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Cybersickness in the presence of scene rotational movements along different axes

Authors Lo, WT
So, RHY View this author's profile
Issue Date 2001
Source Applied Ergonomics , v. 32, (1), 2001, FEB, p. 1-14
Summary Compelling scene movements in a virtual reality (VR) system can cause symptoms of motion sickness (i.e., cybersickness). A within-subject experiment has been conducted to investigate the effects of scene oscillations along different axes on the level of cybersickness. Sixteen male participants were exposed to four 20-min VR simulation sessions. The four sessions used the same virtual environment but with scene oscillations along different axes, i.e., pitch, yaw, roll, or no oscillation (speed: 30 degrees /s, range: +/- 60 degrees). Verbal ratings of the level of nausea were taken at 5-min intervals during the sessions and sickness symptoms were also measured before and after the sessions using the Simulator Sickness Questionnaire (SSQ). In the presence of scene oscillation, both nausea ratings and SSQ scores increased at significantly higher rates than with no oscillation. While individual participants exhibited different susceptibilities to nausea associated with VR simulation containing scene oscillations along different rotational axes, the overall effects of axis among our group of 16 randomly selected participants were not significant. The main effects of, and interactions among, scene oscillation, duration, and participants are discussed in the paper. (C) 2001 Elsevier Science Ltd. All rights reserved.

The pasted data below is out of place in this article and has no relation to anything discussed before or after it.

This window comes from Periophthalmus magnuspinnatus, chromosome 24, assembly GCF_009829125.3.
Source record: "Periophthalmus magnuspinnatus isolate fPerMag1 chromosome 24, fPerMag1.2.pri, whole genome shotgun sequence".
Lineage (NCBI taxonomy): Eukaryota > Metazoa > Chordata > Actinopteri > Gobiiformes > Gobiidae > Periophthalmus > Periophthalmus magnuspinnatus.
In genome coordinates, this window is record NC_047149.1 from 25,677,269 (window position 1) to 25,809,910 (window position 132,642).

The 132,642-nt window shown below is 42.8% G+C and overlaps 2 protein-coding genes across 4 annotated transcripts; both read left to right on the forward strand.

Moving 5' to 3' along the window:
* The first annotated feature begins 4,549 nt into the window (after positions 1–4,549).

ISSN 0003-6870
Rights Applied ergonomics © copyright (2001) Elsevier. The Journal's web site is located at
Language English
Format Article
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